Aston Villa 0-4 Tottenham: 3 Bale Goals, a Tale of 2 Halves and the 4-4-Ew

Trent Scott@ IIIDecember 27, 2012

It looked as if Tottenham had hit the skids yet again after the first half of play at Villa Park.

Aston Villa, after an absolute hammering against Chelsea at the weekend, had decided to play conservatively and in doing so did to Spurs what Stoke had done at the weekend: Frustrate the bejeezus out of the Lilywhites.

Forty-five minutes and four goals later, Tottenham temporarily reclaimed fourth place on goals scored after whipping a demoralized Villain squad, particularly through the feet of a certain hat-trick-inducing Gareth Bale.

The result was what Spurs needed Wednesday, and though the scoreline papered over a few things, one could not argue that Tottenham deserved nothing less than three points.

It must be said, however, that the 4-4-2 look that has been present of late really needs to be scrapped until Emmanuel Adebayor and Jermain Defoe show that they can link up in training and on the matchday pitch.

Currently, the two tend to simply get in each other’s way more than they play the "big man, little man" game.

Unlike when Adebayor and Rafael van der Vaart were tag-teaming Premier League clubs last term, Defoe and Adebayor play two separate games that do not feed unto one another.

Yes, Adebayor slipped in Defoe with a lovely pass midway through the first half, but aside from that, where was the link between the two?

It has become somewhat noticeable that the duo play two styles that clash, with Defoe sitting on the last man’s shoulder and Adebayor drifting around the attacking third.

When they want to attack a ball from another player, however, they tend to walk all over each other.

In the buildup to goal No. 1, Defoe and Adebayor were not two yards apart from one another as the break began and almost took the same slanting motion as Bale began his initial dribble.

The chance looked to have deserted Spurs, and only a sweet Kyle Naughton pass and some sour Villa defendinga recurring themelet Defoe in for the goal.

To explain the stagnant combination, Gylfi Sigurdsson, who came on for the final 2 minutes, had equal or better passing and running in that time span than Adebayor did in the 65 minutes he was given.

Some might say Adebayor was being unselfish; I say he was lost in the shuffle since Defoe took up the spots he wanted to attack in to.

It may not be entirely Adebayor’s fault though, because if one is to be honest, the 4-4-2 might as well have been called a 4-4-ew.

Tottenham were positionally stagnant in the first half, much to their detriment as Villa’s first half 5-3-1-1 was, while not a 4-5-1 like Stoke, positioned perfectly to frustrate the visitors.

The three center-backs kept Defoe and Adebayor relatively under wraps. The wingbacks got run ragged but did not concede the byline and thus forced Spurs to pump crosses into the box, a losing proposition for the Lilywhites.

Though Mousa Dembele and Sandro had the run of the midfield, the space between the lines was non-existent and Dembele, Bale and Aaron Lennon went side-to-side with little penetration.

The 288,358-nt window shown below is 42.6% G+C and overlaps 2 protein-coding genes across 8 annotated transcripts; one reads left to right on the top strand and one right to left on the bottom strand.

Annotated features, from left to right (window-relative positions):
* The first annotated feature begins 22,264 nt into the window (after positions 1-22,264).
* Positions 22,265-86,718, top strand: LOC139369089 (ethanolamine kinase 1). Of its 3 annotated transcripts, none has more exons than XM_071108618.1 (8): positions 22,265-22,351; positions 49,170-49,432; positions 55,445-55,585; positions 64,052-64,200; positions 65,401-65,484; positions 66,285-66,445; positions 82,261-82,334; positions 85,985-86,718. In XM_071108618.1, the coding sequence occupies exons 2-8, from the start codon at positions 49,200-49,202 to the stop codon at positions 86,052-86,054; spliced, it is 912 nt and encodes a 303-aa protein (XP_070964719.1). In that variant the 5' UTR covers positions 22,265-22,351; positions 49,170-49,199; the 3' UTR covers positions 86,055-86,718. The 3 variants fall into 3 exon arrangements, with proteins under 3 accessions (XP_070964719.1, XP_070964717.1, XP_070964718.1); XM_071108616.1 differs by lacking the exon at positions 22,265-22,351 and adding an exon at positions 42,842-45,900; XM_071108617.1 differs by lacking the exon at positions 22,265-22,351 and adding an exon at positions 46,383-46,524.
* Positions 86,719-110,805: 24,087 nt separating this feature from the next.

Effectively, the visitors were limited to shots from range, aside from a couple of corners that found Tottenham heads (two out of 15 does not cut it) and Defoe’s chance.

An injury to Nathan Baker proved to be the difference Spurs needed because it forced Villa to become bolder by default.

Putting Stephen Ireland and Marc Albrighton on the pitch meant that Villa had the players to open up the match, and quickly the hosts finally made some form of inroads toward Hugo Lloris’ tiki-hut goal.

Naturally, the counterattack was finally available, and after Defoe’s goal Tottenham finally had the chance to go full throttle.

Bale’s first was more in the comedy of errors department than a brilliant counterattack until the man himself got on the ball, scooted past a statue of a defender and made American Brad Guzan wish he was where fellow American Brad Friedel was.

What became notable from that goal onward was the fact that the wingers began moving far infield to create overloads.

Bale’s second was dead-on middle of the penalty area, where in the first half he had been hugging the touchline.

The same thing happened for the third with the addition of the overloading run of Sigurdsson to pull Villa’s central defense apart.

This off-the-ball movement was one of the key things Spurs had going while they were hammering in goals during their first winning run and seemed to have been fading away from since the 4-4-2 had become the formation of choice.

That off-the-ball running needs to come back to being at the forefront of the attack as Tottenham get their first look at Sunderland at the weekend.

After the Black Cats held firm against Manchester City, Martin O’Neill’s men will want to keep the good times rolling as they try to scamper away from the relegation zone fight.

Figuring out a lineup to attack what should be a resolute defense will be necessary as one would expect O’Neill to instruct his men to keep Bale in check.

Perhaps it might be time to drop Dembele behind Defoe, Scott Parker into the midfield and see what happens?

Whatever the case, they’ll need to be ready to scrap as the Stadium of Light will be looking for a second major scalp in three days.


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